Right. And additionally, for a lot of people the places and folks that you meet with just exist in the abstract. In one episode you get up close and personal with the community of the southside of Chicago, and in another you go to Standing Rock and get to know the people protesting and the people who are are directly affected by the circumstances there. Your show is bringing these aspects of the country to life for a lot of us.
Yeah, I mean, for me the Chiraq episode was personal because I went to high school in Chicago and I lived in Chicago after dropping out of college. I have a lot of love for Chicago. My best friend still lives in Oak Park which is right outside Chicago. I remember when I moved to Chicago in the first place from Alabama, my friends in Alabama were like, “They’re going to force you to join a gang!” I’ve heard stuff like that for years – the demonization of Chicago and the fallacy that Chicago is just one thing. That it’s just one city that is riddled with gangs. As if it’s just one unified thing; no city is like that. So first of all: that’s ridiculous. Second of all: all these people who are talking like this have spent no time talking to the people or even seeking out ways to hear the people talk. For me that episode is somewhat like the episode we did the first season about the inmates in San Quentin. It’s like, listen to them talk. Just listen to them talk.
I’m really excited about [the Chicago] episode, because I feel like at the end of it it’s me going, “Yeah, I didn’t need to talk anymore.” Those guys weren’t thinking about me. [laughs] They were having their own experience. I think we sort of started the experience, and pushed them and got the ball rolling, but then very quickly I couldn’t get a word in, and I was like “I don’t think I should even try to.” It’s not about me. That conversation went on for over an hour and when we got there we thought it was going to go for ten or fifteen minutes.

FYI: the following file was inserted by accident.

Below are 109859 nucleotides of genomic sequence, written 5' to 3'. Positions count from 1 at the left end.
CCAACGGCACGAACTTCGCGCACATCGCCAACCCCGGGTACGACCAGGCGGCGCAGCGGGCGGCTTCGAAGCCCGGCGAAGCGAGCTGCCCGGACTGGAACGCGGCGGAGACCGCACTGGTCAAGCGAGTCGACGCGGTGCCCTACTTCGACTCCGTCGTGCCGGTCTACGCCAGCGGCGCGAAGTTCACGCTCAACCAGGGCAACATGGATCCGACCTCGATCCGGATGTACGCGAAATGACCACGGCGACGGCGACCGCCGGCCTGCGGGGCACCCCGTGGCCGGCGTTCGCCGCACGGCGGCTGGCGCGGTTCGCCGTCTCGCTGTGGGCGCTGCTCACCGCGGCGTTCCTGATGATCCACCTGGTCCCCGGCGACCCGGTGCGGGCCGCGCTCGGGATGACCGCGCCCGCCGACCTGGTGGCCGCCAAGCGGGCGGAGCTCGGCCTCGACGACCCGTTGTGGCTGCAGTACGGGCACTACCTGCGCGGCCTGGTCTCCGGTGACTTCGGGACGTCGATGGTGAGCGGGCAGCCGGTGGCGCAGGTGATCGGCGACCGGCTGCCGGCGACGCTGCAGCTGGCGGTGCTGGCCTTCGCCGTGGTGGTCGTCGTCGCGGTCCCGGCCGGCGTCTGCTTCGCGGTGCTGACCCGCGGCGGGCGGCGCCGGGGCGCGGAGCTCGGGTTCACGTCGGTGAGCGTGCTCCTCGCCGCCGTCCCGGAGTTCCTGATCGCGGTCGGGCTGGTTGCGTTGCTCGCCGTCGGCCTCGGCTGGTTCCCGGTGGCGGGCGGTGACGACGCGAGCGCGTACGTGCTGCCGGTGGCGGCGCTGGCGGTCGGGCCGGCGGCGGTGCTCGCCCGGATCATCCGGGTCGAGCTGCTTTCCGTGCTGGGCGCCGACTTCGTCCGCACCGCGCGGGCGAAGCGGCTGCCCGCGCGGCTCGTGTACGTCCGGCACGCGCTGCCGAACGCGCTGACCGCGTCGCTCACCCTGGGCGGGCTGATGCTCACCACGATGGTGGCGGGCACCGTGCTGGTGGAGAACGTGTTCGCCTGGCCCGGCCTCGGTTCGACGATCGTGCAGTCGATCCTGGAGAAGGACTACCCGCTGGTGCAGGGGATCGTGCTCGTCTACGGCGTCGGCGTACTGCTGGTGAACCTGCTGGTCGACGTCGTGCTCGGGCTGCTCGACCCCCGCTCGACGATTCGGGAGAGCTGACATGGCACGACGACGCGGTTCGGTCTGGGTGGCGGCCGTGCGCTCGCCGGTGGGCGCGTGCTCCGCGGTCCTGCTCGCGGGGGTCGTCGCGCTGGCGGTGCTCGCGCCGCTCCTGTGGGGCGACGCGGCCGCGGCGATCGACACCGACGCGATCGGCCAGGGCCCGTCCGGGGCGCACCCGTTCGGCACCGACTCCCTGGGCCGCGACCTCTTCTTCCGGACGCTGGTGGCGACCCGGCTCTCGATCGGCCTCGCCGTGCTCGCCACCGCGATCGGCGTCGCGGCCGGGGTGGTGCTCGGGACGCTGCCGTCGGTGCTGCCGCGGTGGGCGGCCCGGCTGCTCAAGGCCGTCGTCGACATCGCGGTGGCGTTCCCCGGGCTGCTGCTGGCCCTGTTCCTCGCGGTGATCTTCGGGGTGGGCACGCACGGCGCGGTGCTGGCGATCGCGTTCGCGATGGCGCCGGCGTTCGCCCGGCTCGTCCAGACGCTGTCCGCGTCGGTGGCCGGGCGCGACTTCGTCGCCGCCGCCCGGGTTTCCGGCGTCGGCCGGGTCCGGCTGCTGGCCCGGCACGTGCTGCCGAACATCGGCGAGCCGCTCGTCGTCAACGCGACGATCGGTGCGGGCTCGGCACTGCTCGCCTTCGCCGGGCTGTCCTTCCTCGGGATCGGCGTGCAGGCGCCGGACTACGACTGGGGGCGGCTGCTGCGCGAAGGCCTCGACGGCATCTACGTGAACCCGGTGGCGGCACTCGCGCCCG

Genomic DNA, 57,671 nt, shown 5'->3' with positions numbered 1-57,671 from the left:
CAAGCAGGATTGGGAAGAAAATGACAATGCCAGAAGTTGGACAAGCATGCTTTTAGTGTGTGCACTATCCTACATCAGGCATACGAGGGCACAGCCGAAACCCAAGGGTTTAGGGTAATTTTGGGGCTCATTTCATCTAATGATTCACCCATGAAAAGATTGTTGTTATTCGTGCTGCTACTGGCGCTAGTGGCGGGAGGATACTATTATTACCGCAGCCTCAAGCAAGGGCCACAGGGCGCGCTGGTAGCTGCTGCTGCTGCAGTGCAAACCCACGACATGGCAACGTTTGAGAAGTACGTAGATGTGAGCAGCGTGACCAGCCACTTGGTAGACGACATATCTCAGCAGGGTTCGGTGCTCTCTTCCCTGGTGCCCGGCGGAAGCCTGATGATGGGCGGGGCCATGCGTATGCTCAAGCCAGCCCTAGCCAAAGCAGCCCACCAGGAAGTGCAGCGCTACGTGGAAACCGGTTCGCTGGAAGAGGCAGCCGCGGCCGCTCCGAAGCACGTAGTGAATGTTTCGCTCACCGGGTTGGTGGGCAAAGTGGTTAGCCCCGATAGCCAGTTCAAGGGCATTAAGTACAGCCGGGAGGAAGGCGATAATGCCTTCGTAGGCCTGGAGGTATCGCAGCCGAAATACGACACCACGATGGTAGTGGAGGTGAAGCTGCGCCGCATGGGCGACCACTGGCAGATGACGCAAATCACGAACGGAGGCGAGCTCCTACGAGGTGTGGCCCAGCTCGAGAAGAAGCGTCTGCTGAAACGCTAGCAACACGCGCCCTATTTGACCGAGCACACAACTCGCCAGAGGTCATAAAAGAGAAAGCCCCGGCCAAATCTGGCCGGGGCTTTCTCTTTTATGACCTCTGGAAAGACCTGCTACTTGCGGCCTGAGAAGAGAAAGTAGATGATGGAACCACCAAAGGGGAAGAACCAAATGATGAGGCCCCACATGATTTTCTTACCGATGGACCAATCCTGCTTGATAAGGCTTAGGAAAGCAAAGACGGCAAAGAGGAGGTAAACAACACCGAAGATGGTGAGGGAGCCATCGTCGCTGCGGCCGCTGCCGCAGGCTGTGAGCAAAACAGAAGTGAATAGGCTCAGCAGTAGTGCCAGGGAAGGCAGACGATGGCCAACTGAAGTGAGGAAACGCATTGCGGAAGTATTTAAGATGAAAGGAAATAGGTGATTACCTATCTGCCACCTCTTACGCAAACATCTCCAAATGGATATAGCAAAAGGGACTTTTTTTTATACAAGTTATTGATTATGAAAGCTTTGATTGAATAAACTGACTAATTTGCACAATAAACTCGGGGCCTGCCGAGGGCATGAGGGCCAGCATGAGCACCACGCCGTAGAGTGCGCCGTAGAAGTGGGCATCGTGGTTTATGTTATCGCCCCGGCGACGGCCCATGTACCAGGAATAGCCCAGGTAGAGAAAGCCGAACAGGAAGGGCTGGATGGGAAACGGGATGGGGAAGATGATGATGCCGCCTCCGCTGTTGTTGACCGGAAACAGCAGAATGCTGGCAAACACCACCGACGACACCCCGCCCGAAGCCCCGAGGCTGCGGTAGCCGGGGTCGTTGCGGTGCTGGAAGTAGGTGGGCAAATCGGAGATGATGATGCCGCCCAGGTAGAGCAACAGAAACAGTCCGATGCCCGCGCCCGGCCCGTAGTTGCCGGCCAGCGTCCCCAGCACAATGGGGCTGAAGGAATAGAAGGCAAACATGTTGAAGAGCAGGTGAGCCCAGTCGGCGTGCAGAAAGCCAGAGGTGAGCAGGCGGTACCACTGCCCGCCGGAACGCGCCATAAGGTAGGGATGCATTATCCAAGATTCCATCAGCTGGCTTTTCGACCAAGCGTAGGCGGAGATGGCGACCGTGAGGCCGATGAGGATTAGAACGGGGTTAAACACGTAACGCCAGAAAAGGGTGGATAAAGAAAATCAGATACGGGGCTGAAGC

And to that end you’re providing a very necessary platform for people to actually address the world. A lot of times people just imagine what people in these circumstances might say, without actually having any idea at all about who they are and what they’re like.
Yeah. I think there’s this thing too where it’s easy to call someone a “gang member” and take away their humanity instead of realizing, “Oh, this is what they do to survive when they’re here.” They would happily take jobs, do you have jobs? They would happily send their kids to better schools. Can we get better schools? It’s not like they’re like “No, we’d rather have gang affiliation than a better economy, better education, and better health programs.”
Do you feel like you have an idea of what way you’re going in particular now as things are really kind of taking form around you?